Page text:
Tag Archives: Yoshiko Kuga

Drunken Angel (1948, Kurosawa Akira)

Drunken Angel never hides its sentimentality. The film’s protagonist, an alcoholic doctor working in a slum (Shimura Takashi in a glorious performance), is well aware of his sentimentality. He resents it–Shimura has these great yelling and throwing scenes–but it’s what keeps him going. It also allows director Kurosawa to have intensely sentimental sequences without affecting the tone of the film–sometimes it’s in Hayasaka Fumio’s score, sometimes it’s just how Kurosawa and Kôno Akikazu cut a sequence.

The film’s story has Shimura getting a new patient–Mifune Toshirô’s erratic (similarly hard-drinking) Yakuza neighborhood boss. The two fight, often physically, but form a bond–Mifune’s all subtlety, Shimura’s all noise. When their volumes reverse is when Kurosawa and co-writer Uekusa Keinosuke get in some fantastic character work. Of course, the actors are essential to it. Both of them become clearer and clearer as the film progresses. Even though Drunken Angel has an epical arc to it, it’s very much a character study.

It’s also a setting study–Shimura’s practice is on the edge of a garbage swamp in the slum, Mifune’s favorite night club is just blocks away. In a relatively short run time (under 100 minutes), Kurosawa and Uekusa introduce a large supporting cast, establishing them usually in a few seconds, usually without much dialogue.

As the epical arc goes along its track, the film moves over to Mifune, sort of reintroducing him (without Shimura’s judgment). It’s beautifully executed, as is everything else in the film.

4/4★★★★

CREDITS

Directed by Kurosawa Akira; written by Uekusa Keinosuke and Kurosawa; director of photography, Itô Takeo; edited by Kôno Akikazu; music by Hayasaka Fumio; production designer, Matsuyama Takashi; produced by Motoki Sôjirô; released by Toho Company Ltd.

Starring Shimura Takashi (Sanada), Mifune Toshirô (Matsunaga), Yamamoto Reizaburô (Okada), Kogure Michiyo (Nanae), Nakakita Chieko (Miyo), Shindô Eitarô (Takahama), Sengoku Noriko (Gin), Kasagi Shizuko (Singer), Shimizu Masao (Oyabun) and Kuga Yoshiko (Schoolgirl).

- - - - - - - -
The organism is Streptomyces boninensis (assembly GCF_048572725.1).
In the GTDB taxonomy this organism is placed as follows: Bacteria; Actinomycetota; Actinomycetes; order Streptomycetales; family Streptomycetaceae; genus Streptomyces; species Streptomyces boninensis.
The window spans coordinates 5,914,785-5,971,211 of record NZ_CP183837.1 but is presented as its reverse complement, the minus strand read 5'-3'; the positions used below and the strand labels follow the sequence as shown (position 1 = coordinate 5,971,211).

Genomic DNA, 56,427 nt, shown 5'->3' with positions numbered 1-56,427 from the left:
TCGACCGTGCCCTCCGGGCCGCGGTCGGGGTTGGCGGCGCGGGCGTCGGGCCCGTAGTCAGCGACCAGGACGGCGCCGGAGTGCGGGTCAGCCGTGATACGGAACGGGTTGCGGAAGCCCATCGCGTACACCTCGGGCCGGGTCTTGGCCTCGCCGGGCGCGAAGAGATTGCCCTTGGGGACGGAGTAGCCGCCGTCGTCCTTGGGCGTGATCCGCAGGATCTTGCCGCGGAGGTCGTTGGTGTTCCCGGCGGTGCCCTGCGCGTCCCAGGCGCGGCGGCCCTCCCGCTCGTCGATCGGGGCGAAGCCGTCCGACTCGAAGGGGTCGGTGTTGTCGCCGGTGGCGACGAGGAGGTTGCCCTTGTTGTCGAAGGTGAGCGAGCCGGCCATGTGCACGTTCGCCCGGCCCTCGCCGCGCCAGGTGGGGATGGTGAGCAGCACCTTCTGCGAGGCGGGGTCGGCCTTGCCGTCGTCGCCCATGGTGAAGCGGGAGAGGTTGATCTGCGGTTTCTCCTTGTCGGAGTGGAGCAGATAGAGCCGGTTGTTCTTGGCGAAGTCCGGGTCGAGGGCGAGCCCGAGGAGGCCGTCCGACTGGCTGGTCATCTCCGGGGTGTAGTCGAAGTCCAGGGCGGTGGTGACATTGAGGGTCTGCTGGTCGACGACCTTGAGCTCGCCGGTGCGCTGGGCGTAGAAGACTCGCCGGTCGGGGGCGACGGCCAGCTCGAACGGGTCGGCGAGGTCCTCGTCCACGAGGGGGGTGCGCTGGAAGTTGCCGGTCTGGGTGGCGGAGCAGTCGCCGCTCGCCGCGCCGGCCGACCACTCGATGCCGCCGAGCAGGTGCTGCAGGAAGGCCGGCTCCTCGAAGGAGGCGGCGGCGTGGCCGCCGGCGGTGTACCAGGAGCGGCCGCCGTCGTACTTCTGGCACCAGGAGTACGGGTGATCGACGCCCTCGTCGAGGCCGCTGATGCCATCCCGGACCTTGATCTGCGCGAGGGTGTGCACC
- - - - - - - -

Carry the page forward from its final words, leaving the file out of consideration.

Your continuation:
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Godzilla vs. Biollante (1989, Omori Kazuki)

Godzilla vs. Biollante is an odd Godzilla movie. It’s got some cool devices–there’re these Godzilla alarm system, which do a great deal to establish the film’s believability–even if the computer readouts are impossibly old. Stylistically, both in its approach to visually explaining settings and in its music, Biollante really reminds me of Star Trek II. The comparison starts at the beginning of the film and I was still thinking about it at the end. However, though there are a lot of good things about Biollante, it’s excruciatingly boring.

The good stuff is actually a lot of the characters and their actors. There’s the gung ho army commando who’s been out to pasture, played by Minegishi Tôru. Minegishi is a joy to watch. He approaches it with a sense of measured comedy. He never quite looks at the camera and winks, but you’re never sure he’s not going to do it. On the flip–in one of the film’s greatest successes–is the young colonel who’s got the huge responsibility of dealing with Godzilla, played by Takashima Masanobu. While the film’s not interested in being believable beyond it’s own setting, Masanobu makes the character real, which is quite a feat, given how few lines of dialogue the character actually speaks. There’s a similar juxtaposition with the scientists, though only the younger one, played by Kitamura Kunihiko, the ostensible lead, is actually good. The older one is a mad scientist, which is a reasonable segue into the next paragraph.

The bad stuff is mostly–besides how boring it all is to watch–how goofy Godzilla vs. Biollante gets in order to fill a hundred minutes. There’s the ominous Middle Eastern state–which is actually really funny at times, unintentionally I’m sure–the ominous, but better than the Arabs, American corporation, and then there’s the mad scientist. The mad scientist scenes are actually out of a 1950s sci-fi, with thunder and lighting and everything. The film’s effective moments are, not surprisingly, when it deals with either characters or people’s reaction to Godzilla. The special effects are a little slight in parts and the miniature city just doesn’t work, but there are a few great shots in that city scene.

Coming after the 1984 Godzilla, Biollante is a disappointment to be sure, but it does have some “real” scenes in it. Not goofy giant rubber monsters fighting each other, but real scenes of human struggle. It also has the scene where all the people run through the city. I wonder if it’s a status thing for the extras, who must just be regular people there are so many… “Did you see me evacuating the city? Did you see me? I was carrying the giant cactus.”

1/4

CREDITS

Directed by Omori Kazuki; screenplay by Omori, based on a story by Kobayashi Shinichirô; director of photography, Kato Katsuhiro; edited by Ikeda Michiko; music by Sugiyama Kôichi; production designer, Ikuno Juichi; produced by Tanaka Tomoyuki; released by Toho Company Ltd.

Starring Mitamura Kunihiko (Kirishima Kazuhito), Tanaka Yoshiko (Okouchi Asuka), Takashima Masanobu (Major Kuroki Sho), Takahashi Koji (Dr. Shiragami), Minegishi Tôru (Lieutenant Gondo Goro), Odaka Megumi (Saegusa Miki), Nagashima Toshiyuki (Director Yamamoto Seiichi), Kaneda Ryunosuke (Azuka’s Father), Yuge Yasunori (Prime Minister), Kuga Yoshiko (Prime Minister’s Wife) and Sawaguchi Yasuko (Shiragami Erika).


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